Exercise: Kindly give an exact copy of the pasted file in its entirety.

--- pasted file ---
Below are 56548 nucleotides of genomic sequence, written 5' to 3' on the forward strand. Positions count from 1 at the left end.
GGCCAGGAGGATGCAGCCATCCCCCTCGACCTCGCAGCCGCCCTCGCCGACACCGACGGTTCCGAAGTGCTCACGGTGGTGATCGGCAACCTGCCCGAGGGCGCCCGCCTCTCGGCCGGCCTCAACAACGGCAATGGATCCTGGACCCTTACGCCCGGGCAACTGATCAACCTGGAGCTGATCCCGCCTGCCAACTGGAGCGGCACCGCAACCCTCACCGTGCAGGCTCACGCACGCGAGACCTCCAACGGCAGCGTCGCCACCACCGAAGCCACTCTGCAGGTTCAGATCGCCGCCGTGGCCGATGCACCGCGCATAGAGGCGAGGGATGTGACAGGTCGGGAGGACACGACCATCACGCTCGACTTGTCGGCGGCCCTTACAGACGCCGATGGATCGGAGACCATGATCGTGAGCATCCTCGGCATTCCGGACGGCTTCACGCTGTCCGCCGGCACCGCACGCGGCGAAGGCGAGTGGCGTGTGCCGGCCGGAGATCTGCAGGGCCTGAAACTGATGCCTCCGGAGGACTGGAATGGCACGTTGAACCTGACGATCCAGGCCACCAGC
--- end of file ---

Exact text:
Below are 56548 nucleotides of genomic sequence, written 5' to 3' on the forward strand. Positions count from 1 at the left end.
GGCCAGGAGGATGCAGCCATCCCCCTCGACCTCGCAGCCGCCCTCGCCGACACCGACGGTTCCGAAGTGCTCACGGTGGTGATCGGCAACCTGCCCGAGGGCGCCCGCCTCTCGGCCGGCCTCAACAACGGCAATGGATCCTGGACCCTTACGCCCGGGCAACTGATCAACCTGGAGCTGATCCCGCCTGCCAACTGGAGCGGCACCGCAACCCTCACCGTGCAGGCTCACGCACGCGAGACCTCCAACGGCAGCGTCGCCACCACCGAAGCCACTCTGCAGGTTCAGATCGCCGCCGTGGCCGATGCACCGCGCATAGAGGCGAGGGATGTGACAGGTCGGGAGGACACGACCATCACGCTCGACTTGTCGGCGGCCCTTACAGACGCCGATGGATCGGAGACCATGATCGTGAGCATCCTCGGCATTCCGGACGGCTTCACGCTGTCCGCCGGCACCGCACGCGGCGAAGGCGAGTGGCGTGTGCCGGCCGGAGATCTGCAGGGCCTGAAACTGATGCCTCCGGAGGACTGGAATGGCACGTTGAACCTGACGATCCAGGCCACCAGC